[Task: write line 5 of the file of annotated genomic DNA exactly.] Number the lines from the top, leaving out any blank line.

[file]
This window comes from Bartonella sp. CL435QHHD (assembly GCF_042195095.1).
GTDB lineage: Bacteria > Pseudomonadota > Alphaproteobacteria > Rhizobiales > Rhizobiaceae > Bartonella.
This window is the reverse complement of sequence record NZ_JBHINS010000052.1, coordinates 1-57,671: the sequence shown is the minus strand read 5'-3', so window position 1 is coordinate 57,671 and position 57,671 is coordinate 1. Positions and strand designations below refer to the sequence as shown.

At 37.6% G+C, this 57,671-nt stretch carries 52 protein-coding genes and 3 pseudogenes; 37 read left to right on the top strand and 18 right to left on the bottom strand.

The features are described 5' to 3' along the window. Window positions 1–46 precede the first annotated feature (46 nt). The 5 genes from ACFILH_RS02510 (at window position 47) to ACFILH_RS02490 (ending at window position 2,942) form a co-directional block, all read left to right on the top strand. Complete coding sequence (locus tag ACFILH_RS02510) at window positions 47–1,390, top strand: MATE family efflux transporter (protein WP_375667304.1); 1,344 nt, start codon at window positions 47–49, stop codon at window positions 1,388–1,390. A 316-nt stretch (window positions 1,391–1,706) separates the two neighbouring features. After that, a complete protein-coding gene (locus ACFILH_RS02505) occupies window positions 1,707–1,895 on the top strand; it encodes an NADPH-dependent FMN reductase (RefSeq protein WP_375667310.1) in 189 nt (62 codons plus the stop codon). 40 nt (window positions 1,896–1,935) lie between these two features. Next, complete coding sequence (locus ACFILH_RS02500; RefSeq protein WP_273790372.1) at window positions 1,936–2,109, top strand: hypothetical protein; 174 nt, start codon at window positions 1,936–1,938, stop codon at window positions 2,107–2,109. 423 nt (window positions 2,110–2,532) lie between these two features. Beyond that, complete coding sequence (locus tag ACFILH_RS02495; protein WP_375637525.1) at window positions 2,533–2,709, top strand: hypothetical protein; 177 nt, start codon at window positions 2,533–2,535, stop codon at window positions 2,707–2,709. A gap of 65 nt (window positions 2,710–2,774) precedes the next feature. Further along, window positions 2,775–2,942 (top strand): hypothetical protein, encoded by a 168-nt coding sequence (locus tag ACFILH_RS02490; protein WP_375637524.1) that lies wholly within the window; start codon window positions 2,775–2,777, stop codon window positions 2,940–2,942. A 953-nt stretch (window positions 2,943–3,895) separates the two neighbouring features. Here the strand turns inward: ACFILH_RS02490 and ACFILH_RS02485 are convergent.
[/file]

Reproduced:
The features are described 5' to 3' along the window. Window positions 1–46 precede the first annotated feature (46 nt). The 5 genes from ACFILH_RS02510 (at window position 47) to ACFILH_RS02490 (ending at window position 2,942) form a co-directional block, all read left to right on the top strand. Complete coding sequence (locus tag ACFILH_RS02510) at window positions 47–1,390, top strand: MATE family efflux transporter (protein WP_375667304.1); 1,344 nt, start codon at window positions 47–49, stop codon at window positions 1,388–1,390. A 316-nt stretch (window positions 1,391–1,706) separates the two neighbouring features. After that, a complete protein-coding gene (locus ACFILH_RS02505) occupies window positions 1,707–1,895 on the top strand; it encodes an NADPH-dependent FMN reductase (RefSeq protein WP_375667310.1) in 189 nt (62 codons plus the stop codon). 40 nt (window positions 1,896–1,935) lie between these two features. Next, complete coding sequence (locus ACFILH_RS02500; RefSeq protein WP_273790372.1) at window positions 1,936–2,109, top strand: hypothetical protein; 174 nt, start codon at window positions 1,936–1,938, stop codon at window positions 2,107–2,109. 423 nt (window positions 2,110–2,532) lie between these two features. Beyond that, complete coding sequence (locus tag ACFILH_RS02495; protein WP_375637525.1) at window positions 2,533–2,709, top strand: hypothetical protein; 177 nt, start codon at window positions 2,533–2,535, stop codon at window positions 2,707–2,709. A gap of 65 nt (window positions 2,710–2,774) precedes the next feature. Further along, window positions 2,775–2,942 (top strand): hypothetical protein, encoded by a 168-nt coding sequence (locus tag ACFILH_RS02490; protein WP_375637524.1) that lies wholly within the window; start codon window positions 2,775–2,777, stop codon window positions 2,940–2,942. A 953-nt stretch (window positions 2,943–3,895) separates the two neighbouring features. Here the strand turns inward: ACFILH_RS02490 and ACFILH_RS02485 are convergent.